Luqaimat is an Emirati dessert, one that mirrors the loqoumades that were presented as “honey tokens” to winners of the Olympics in Ancient Greece. In Arabic, the word misleadingly refers to small bites. Misleading, because the ping-pong-sized dough balls can be so addictive that they eventually snowball into a colossal dessert binge. While they closely resemble doughnut holes, luqaimat batter is distinct in that it replaces the butter or shortening with yogurt. This gives the fritters a faint sour taste, with insides that are less fluffy than doughnuts, but more squidgy and ideal for sponging up the saffron and cardamom sugar syrup they are typically doused in.
The fritters at Al Mallas emerged piping hot, with the smell of fried dough screaming right through my nostrils into my brain: I WANT YOU. Each fritter had a scalding trail of dibs (date honey) twirled over the outside, and a spongy yellow inside that was pricked with a toothpick before being transported to a very eager and willing mouth. Sips of karak chai quickly washed the deep-fried naughtiness down before it had time to linger on my conscience.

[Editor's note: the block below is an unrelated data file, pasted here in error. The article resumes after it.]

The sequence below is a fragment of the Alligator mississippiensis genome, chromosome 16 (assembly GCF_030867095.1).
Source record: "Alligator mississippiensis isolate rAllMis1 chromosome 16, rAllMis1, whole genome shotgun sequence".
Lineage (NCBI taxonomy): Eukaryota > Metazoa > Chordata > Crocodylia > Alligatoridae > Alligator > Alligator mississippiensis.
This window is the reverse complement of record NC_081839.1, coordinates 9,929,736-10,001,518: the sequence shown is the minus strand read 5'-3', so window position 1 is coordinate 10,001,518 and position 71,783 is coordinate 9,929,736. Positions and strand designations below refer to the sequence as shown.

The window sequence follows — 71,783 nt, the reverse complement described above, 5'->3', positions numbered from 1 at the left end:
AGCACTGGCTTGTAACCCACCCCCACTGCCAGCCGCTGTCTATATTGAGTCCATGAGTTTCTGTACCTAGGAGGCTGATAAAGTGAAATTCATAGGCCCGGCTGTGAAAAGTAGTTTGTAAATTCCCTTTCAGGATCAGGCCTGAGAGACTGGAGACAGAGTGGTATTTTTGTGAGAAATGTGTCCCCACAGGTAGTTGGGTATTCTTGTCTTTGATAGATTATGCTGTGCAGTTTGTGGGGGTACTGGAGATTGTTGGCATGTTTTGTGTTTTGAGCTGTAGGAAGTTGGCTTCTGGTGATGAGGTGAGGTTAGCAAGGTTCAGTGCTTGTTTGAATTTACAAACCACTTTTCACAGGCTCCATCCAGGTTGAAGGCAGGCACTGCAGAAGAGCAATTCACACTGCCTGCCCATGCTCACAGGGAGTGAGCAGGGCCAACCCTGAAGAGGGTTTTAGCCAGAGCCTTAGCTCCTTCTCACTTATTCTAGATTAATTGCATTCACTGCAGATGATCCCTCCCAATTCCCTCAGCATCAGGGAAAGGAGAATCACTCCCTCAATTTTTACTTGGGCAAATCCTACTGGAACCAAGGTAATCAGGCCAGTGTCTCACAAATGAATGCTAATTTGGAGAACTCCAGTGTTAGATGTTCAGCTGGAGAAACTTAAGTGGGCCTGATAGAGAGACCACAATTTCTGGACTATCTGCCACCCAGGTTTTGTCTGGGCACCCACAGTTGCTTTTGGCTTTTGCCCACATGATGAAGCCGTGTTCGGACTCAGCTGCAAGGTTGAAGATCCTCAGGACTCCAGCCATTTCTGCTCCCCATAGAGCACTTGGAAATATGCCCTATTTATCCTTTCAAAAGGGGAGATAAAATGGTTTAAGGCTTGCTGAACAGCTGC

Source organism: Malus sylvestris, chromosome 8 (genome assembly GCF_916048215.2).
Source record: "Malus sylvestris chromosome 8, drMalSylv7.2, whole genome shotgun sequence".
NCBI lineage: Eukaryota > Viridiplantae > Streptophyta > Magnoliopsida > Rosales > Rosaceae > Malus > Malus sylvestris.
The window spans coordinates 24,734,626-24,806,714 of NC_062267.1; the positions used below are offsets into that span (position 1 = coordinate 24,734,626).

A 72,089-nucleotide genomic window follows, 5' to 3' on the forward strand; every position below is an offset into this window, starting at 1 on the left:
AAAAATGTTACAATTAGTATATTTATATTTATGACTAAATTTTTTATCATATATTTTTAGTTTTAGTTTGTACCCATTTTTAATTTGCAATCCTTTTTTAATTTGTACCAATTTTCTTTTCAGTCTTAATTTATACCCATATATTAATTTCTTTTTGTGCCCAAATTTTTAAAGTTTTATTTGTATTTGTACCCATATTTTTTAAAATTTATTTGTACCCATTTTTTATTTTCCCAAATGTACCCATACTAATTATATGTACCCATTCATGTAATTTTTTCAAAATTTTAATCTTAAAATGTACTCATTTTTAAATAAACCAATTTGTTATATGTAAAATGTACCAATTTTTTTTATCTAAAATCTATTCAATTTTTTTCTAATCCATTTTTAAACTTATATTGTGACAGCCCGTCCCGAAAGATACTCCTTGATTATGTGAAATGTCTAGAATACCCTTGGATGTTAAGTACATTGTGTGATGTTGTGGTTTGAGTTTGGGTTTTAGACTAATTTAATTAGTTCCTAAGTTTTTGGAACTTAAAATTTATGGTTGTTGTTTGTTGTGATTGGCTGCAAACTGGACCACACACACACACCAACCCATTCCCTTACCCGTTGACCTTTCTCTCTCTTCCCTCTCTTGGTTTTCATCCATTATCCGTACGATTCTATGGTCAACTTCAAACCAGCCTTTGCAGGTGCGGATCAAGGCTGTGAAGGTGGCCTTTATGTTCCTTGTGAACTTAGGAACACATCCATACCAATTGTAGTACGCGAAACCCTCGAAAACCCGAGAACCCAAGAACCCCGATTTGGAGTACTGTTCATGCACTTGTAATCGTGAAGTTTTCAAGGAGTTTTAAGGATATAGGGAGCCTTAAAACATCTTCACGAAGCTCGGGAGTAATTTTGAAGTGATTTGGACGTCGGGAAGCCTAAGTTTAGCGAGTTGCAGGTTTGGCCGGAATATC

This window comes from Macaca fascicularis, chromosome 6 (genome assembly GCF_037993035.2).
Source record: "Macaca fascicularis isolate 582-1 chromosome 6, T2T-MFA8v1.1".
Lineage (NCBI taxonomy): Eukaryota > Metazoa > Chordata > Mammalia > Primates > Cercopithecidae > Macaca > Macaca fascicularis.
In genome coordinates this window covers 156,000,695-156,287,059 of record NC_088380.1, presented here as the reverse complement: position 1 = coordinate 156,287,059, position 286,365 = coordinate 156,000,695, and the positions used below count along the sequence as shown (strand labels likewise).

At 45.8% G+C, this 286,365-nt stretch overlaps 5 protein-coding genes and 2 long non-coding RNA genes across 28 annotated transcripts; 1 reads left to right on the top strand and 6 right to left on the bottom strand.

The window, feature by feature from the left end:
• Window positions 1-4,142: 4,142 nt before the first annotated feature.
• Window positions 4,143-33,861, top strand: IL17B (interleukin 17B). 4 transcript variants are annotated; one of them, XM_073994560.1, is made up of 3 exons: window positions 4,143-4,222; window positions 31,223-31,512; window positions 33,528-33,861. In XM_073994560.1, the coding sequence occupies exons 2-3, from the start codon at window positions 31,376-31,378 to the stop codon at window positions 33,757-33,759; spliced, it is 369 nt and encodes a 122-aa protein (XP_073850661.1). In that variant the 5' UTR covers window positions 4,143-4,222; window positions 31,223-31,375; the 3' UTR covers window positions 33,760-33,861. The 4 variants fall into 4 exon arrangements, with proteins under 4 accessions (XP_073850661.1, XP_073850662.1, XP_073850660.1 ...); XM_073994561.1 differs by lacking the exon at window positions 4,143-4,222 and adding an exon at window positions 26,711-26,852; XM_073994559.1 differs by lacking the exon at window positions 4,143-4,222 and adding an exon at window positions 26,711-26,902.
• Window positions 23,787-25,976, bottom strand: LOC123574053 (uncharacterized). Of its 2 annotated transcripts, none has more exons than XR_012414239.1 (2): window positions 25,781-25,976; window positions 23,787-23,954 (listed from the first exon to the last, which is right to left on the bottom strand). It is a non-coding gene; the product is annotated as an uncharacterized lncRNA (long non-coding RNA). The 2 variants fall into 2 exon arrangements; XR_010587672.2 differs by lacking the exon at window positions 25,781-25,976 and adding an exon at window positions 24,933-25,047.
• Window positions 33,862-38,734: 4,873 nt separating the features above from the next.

Now I’m actually not sure that what we ate at Al Mallas were legeimat, even though that’s what the ‘sticky balls’ were called on the menu. I realize this is a dangerous claim, coming from a non-Emirati at an Emirati restaurant. But if you read Chef Khulood Atiq’s book on Emirati recipes, you’d also be guilty of suspecting these fluffy balls of being the deep-fried globes of foga, and not the shallow-fried, slightly flattened legeimat. Whatever they were, they were good and deadly addictive.